The modern company CEOs is hired in, often of foreign origin, a short-stayer, is better paid than his predecessors and quicker to sell the company, the Volkskrant reports on Friday.
And while companies argue that sharp rises in directors pay are needed to keep Dutch managers in the country ‘in practise companies pay more to bring foreign CEOs to the Netherlands’.
The research was carried out to launch a new Volksrant website focusing on senior staff.
The generation of managers in 1986 had served an average of 20 years in the company they were leading, but by 1996 that term of service had shrunk to 14 years. And the new generation reach the top within 10 years of joining a firm, the Volkskrant says. Of the 24 firms in the blue chip AEX index, 10 have a CEO appointed from outside.
External appointees are also largely foreign, the Volkskrant says. In 1986, just one of the 20 AEX firms had a foreign boss, now 50% do. And those foreign CEOs earn on average €800,000 more a year than their Dutch counterparts.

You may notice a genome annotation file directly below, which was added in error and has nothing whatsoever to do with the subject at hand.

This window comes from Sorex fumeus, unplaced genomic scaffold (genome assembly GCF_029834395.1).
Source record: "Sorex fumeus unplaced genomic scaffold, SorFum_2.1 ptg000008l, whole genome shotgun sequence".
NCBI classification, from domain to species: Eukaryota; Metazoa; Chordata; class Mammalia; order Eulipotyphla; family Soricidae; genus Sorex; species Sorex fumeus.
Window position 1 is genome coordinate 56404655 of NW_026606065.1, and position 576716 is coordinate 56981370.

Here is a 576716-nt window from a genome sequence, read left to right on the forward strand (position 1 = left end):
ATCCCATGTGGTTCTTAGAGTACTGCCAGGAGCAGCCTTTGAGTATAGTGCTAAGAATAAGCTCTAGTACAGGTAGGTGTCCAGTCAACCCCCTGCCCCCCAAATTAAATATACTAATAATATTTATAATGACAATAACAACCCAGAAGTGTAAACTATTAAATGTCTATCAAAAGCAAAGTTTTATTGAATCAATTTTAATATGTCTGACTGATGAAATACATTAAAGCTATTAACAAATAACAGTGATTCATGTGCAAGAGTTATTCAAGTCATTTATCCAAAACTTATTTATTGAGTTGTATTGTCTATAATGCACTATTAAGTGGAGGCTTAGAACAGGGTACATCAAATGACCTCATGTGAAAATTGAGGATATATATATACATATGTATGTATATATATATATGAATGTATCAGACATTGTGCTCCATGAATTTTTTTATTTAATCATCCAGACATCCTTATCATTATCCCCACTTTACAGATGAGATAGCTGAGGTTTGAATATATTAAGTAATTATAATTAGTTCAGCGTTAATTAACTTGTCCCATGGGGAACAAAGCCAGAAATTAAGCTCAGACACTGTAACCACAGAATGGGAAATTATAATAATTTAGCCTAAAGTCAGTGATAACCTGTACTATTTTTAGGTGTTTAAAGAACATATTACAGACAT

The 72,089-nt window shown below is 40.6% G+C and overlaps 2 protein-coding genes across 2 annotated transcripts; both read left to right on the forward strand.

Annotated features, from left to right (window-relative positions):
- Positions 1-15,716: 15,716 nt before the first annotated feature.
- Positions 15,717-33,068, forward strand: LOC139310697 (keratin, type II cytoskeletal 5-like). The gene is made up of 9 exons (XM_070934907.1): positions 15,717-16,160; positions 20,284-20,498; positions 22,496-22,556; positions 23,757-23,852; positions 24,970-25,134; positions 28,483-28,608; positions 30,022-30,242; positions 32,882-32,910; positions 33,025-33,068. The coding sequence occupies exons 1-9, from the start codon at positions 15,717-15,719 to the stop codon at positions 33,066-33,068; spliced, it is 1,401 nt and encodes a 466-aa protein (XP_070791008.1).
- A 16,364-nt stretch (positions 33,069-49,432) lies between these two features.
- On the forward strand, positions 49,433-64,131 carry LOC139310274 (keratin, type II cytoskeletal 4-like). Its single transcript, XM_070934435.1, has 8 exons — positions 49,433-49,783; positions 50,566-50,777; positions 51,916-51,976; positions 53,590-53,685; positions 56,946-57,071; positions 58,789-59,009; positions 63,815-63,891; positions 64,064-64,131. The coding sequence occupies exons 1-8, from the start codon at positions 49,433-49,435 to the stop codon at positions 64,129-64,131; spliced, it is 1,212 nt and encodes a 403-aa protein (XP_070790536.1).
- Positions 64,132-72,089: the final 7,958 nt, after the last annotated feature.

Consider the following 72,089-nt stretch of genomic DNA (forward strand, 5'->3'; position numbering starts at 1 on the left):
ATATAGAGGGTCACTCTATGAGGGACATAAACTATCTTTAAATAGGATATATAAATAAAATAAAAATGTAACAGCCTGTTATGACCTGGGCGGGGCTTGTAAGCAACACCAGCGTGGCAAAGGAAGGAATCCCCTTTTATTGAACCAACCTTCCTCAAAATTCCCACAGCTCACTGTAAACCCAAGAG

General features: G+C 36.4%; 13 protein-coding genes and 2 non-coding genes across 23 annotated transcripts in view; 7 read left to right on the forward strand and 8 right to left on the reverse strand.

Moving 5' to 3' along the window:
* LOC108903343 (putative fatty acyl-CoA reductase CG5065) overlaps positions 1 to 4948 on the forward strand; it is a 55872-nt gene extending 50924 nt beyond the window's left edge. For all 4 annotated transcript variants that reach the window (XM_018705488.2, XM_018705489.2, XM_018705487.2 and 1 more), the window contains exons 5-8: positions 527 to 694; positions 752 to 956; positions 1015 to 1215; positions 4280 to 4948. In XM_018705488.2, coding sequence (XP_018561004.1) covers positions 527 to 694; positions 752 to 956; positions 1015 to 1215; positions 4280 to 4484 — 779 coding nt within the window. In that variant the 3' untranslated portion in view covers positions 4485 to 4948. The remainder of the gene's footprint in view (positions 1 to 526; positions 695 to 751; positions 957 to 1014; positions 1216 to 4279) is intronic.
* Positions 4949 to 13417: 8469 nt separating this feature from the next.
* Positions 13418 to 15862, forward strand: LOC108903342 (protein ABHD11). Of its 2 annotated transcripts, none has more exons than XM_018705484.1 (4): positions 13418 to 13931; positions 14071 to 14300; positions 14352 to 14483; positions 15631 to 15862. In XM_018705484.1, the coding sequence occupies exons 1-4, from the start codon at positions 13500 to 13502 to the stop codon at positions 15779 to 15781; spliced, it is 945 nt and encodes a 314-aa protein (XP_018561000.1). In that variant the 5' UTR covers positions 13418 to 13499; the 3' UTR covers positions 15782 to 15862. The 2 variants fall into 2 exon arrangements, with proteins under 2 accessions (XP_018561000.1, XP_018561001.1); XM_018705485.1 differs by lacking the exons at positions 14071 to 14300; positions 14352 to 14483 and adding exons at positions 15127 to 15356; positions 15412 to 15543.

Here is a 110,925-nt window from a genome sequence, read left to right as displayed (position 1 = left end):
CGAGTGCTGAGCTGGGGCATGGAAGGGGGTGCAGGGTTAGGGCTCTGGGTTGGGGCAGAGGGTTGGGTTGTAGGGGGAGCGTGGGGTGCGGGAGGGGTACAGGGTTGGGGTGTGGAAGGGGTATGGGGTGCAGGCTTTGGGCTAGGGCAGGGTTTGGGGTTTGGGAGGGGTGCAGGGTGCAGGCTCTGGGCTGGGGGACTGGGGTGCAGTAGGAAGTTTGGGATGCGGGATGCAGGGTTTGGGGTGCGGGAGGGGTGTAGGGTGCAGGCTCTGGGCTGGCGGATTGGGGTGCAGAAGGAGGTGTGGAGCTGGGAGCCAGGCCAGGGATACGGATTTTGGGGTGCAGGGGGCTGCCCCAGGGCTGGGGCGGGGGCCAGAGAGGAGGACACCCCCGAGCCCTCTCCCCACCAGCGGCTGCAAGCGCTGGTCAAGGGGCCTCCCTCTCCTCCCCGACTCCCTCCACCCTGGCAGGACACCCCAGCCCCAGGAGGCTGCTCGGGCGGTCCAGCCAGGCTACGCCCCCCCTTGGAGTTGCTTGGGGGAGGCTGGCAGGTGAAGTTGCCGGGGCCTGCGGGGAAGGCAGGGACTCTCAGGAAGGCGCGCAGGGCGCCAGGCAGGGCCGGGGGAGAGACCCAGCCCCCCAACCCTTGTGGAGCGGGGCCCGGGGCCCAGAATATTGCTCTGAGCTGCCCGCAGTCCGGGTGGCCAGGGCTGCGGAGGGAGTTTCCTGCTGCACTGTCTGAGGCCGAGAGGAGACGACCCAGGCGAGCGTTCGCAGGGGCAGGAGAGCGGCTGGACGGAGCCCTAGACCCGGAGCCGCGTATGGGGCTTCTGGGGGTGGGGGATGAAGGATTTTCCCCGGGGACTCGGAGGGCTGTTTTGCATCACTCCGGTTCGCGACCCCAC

Meanwhile, research by senior management lobby group NCD says that top staff earned 2% less in bonuses last year, while the fixed part of their salary rose 3.3%. This showed ‘extremely controlled pay developments for directors,’ the institute said.
Nevertheless, unease over the size of managerial pay packets would continue, chairman Willem Hollander told news agency ANP.
The NCD’s research, based on the experiences of over 450 directors and supervisory board members, showed that bosses work an average of 54.1 hours a week. That is 38% more than agreed in their contracts, the NCD pointed out.
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